SIDS, the Crib Death Syndrome: what it is and causes

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SIDS: what it is and how to prevent it

It is the terror of every parent of a newborn: the SIDS , acronym for Sudden Infant Death Syndrome, that is sudden baby death syndrome, or cot death.


10 tips to prevent SIDS

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Little is known about sudden infant death, SIDS, but several studies have shown that certain behaviors can help prevent this syndrome. And the National ...

In this article

  • What is SIDS
  • Who it strikes, how frequent
  • The causes
  • How to prevent SIDS
  • Smoking and alcohol in pregnancy and SIDS risk
Read also: 10 tips to prevent SIDS

What is SIDS

It is the sudden and unexpected death of an apparently healthy infant, which remains unexplained even after careful investigations that include a thorough examination of the circumstances of the death, an analysis of the clinical history of the child and his family and an autopsy.

As the website of the SIDS Seeds Association explains, death can occur during sleep at any time: both during the day and at night, both in the cradle, in the stroller or in the car seat, even in the arms of the parents, without any sign of suffering for the child.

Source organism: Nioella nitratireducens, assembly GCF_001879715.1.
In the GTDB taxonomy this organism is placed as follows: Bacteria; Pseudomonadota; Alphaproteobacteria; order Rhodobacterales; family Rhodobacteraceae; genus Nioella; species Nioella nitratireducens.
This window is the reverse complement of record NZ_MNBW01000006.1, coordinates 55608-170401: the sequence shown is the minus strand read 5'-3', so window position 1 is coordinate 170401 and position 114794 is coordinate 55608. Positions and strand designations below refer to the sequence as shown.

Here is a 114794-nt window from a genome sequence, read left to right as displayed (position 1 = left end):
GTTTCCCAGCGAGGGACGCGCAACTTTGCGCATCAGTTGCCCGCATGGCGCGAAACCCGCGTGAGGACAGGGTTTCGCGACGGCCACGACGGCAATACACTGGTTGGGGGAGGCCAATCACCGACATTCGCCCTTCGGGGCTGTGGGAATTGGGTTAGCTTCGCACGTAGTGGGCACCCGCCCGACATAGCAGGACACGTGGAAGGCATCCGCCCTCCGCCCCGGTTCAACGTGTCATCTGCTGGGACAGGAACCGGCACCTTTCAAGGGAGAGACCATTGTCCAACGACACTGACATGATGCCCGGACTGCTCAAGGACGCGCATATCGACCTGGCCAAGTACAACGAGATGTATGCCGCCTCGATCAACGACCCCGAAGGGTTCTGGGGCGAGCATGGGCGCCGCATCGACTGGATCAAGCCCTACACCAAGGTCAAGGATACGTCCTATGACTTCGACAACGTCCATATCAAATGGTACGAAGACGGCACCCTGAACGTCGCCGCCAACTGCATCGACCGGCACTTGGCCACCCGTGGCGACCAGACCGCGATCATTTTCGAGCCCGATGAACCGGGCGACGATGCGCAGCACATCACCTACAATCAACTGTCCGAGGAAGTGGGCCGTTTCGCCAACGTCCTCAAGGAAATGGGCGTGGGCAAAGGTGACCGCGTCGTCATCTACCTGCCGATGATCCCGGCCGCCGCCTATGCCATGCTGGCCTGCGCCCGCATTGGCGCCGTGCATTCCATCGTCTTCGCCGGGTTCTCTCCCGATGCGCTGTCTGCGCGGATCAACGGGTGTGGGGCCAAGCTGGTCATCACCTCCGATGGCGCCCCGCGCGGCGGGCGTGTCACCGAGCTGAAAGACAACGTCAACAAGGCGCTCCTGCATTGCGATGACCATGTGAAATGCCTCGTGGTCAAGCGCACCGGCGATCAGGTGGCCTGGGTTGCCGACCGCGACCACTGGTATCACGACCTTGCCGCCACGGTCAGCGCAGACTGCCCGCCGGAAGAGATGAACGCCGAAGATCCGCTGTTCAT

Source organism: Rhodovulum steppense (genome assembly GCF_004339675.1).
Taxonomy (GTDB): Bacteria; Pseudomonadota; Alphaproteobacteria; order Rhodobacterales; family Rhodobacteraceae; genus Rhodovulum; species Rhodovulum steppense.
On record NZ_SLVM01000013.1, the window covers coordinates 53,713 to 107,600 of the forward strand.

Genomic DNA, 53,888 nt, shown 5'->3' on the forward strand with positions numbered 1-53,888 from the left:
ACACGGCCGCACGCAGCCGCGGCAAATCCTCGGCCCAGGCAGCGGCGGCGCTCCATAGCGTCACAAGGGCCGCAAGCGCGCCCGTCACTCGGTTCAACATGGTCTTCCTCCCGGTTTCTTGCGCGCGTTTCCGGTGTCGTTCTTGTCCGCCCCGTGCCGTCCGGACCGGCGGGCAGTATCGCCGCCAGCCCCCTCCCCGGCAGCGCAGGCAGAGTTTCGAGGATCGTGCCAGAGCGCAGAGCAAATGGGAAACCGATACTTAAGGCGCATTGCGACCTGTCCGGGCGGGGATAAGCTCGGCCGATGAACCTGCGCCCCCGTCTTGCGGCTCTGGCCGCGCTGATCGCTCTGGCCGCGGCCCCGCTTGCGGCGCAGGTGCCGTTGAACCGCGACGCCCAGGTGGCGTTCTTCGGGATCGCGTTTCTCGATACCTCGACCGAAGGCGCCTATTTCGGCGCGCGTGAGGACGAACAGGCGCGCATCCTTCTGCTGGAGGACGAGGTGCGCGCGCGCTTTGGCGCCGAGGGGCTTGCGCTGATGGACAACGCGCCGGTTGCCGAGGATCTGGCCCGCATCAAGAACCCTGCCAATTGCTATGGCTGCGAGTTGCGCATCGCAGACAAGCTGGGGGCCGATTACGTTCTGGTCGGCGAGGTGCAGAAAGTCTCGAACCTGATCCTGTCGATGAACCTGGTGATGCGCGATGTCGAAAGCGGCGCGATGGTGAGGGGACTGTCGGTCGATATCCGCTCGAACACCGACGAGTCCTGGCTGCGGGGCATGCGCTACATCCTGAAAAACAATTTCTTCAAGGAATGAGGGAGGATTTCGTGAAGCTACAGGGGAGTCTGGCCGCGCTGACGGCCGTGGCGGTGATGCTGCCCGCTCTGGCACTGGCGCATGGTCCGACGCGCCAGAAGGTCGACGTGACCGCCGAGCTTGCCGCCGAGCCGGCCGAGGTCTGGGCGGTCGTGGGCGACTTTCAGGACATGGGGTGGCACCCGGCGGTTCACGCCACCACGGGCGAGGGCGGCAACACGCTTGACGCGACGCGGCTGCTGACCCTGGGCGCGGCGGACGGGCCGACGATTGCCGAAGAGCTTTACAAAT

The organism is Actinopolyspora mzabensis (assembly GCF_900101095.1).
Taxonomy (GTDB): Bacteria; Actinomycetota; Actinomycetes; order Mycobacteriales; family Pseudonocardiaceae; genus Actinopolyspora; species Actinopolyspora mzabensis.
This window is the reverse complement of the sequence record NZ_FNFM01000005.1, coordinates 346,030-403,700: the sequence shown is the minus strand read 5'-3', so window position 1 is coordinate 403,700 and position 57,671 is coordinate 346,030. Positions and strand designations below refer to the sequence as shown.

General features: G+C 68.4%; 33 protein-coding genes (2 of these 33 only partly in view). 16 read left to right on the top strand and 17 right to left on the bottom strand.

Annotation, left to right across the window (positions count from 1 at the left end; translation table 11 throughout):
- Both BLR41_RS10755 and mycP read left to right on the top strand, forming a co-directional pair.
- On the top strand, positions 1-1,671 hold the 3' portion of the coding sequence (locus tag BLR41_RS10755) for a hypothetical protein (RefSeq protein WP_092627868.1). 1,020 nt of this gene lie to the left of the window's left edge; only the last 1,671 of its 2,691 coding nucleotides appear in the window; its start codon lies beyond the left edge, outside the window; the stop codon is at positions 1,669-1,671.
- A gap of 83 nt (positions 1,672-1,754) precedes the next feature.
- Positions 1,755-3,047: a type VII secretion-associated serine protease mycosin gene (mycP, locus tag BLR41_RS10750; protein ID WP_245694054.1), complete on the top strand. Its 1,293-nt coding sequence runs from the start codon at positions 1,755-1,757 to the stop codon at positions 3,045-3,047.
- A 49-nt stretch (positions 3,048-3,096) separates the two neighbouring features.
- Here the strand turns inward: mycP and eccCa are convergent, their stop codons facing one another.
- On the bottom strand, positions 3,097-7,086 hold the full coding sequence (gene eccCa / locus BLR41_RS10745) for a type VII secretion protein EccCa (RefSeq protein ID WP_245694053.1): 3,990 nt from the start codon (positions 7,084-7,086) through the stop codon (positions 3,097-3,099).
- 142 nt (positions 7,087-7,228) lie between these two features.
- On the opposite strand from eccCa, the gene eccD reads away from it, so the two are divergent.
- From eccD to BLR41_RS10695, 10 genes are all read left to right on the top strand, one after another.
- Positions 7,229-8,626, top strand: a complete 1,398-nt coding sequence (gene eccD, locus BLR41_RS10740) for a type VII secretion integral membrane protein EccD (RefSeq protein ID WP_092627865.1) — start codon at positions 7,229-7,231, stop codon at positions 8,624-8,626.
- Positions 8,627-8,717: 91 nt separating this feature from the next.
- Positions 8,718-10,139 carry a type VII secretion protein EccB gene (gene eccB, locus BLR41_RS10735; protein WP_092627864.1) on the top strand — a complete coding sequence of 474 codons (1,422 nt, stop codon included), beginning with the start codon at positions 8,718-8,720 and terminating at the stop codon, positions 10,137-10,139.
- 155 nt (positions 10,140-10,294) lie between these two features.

Who it strikes, how frequent

By definition it affects babies between birth and one year of age, but it is more frequent between 2 and 4 months of life and among boys (constituting 60% of children who die). On the other hand, SIDS is rarer after six months. The phenomenon is more frequent in the winter period.

As reported by the Ministry of Health, "there are no national data on the incidence of the phenomenon, as there is no homogeneous detection system"; nevertheless "in the past it has been calculated in the order of 1-1,5 cases per 1000 live births, but it is currently in sharp decline and can be estimated at around 1 case per 2000 live births, that is approximately 240-250 cases each year".

Read also: The sleeping positions

The causes

By definition, SIDS is not to be confused with choking, strangling or crushing from the body of an adult. In these cases, in fact, death has an explanation.

At the moment the causes of this terrible condition are not yet definitively clarified, but it is believed that three risk factors come into play that simultaneously participate in precipitating the situation (in fact, we are talking about triple risk model). It is about:

  • existence of a critical window in the first year of life (and especially between two and four months);
  • presence of a basic individual vulnerability, how could they be gods defects in respiratory and cardiac regulation, due for example to brain stem anomalies;
  • action of external triggering factors, such as sleeping on your stomach, especially on soft surfaces, or cigarette smoking: factors that seem to have in common the fact that they lead to a less availability of oxygen in the blood, with increased carbon dioxide levels.

Typically when there is a decrease in oxygen levels in the blood, the body reacts with a series of "life-saving" compensatory mechanisms, such as stabilization of the respiratory and heart rate or the so-called arousal, a kind of pre-awakening. In some vulnerable children, however, this does not happen and if the phenomenon occurs in the critical window the result is unfortunately sudden death.